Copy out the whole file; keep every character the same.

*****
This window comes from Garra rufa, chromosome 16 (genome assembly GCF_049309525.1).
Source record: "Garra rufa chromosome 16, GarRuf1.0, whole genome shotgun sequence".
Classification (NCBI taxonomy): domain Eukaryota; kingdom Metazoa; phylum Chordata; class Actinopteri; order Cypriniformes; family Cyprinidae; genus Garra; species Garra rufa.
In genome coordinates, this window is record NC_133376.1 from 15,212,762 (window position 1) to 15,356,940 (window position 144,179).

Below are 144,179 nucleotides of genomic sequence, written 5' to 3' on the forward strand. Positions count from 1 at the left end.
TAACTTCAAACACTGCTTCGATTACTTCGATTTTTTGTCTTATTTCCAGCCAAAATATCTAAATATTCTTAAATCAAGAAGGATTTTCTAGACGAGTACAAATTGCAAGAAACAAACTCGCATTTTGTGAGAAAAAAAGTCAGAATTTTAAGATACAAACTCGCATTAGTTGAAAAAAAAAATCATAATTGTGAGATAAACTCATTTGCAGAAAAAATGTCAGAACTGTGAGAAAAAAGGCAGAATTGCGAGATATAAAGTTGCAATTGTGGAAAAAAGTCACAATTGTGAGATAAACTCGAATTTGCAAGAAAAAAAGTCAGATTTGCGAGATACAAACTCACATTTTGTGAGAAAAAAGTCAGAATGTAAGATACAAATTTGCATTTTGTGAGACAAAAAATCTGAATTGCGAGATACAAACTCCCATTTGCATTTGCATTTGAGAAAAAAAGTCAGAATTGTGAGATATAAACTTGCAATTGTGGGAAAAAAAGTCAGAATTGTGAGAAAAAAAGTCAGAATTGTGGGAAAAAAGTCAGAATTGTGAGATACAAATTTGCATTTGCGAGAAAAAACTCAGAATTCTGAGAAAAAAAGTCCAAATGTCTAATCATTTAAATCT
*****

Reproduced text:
This window comes from Garra rufa, chromosome 16 (genome assembly GCF_049309525.1).
Source record: "Garra rufa chromosome 16, GarRuf1.0, whole genome shotgun sequence".
Classification (NCBI taxonomy): domain Eukaryota; kingdom Metazoa; phylum Chordata; class Actinopteri; order Cypriniformes; family Cyprinidae; genus Garra; species Garra rufa.
In genome coordinates, this window is record NC_133376.1 from 15,212,762 (window position 1) to 15,356,940 (window position 144,179).

Below are 144,179 nucleotides of genomic sequence, written 5' to 3' on the forward strand. Positions count from 1 at the left end.
TAACTTCAAACACTGCTTCGATTACTTCGATTTTTTGTCTTATTTCCAGCCAAAATATCTAAATATTCTTAAATCAAGAAGGATTTTCTAGACGAGTACAAATTGCAAGAAACAAACTCGCATTTTGTGAGAAAAAAAGTCAGAATTTTAAGATACAAACTCGCATTAGTTGAAAAAAAAAATCATAATTGTGAGATAAACTCATTTGCAGAAAAAATGTCAGAACTGTGAGAAAAAAGGCAGAATTGCGAGATATAAAGTTGCAATTGTGGAAAAAAGTCACAATTGTGAGATAAACTCGAATTTGCAAGAAAAAAAGTCAGATTTGCGAGATACAAACTCACATTTTGTGAGAAAAAAGTCAGAATGTAAGATACAAATTTGCATTTTGTGAGACAAAAAATCTGAATTGCGAGATACAAACTCCCATTTGCATTTGCATTTGAGAAAAAAAGTCAGAATTGTGAGATATAAACTTGCAATTGTGGGAAAAAAAGTCAGAATTGTGAGAAAAAAAGTCAGAATTGTGGGAAAAAAGTCAGAATTGTGAGATACAAATTTGCATTTGCGAGAAAAAACTCAGAATTCTGAGAAAAAAAGTCCAAATGTCTAATCATTTAAATCT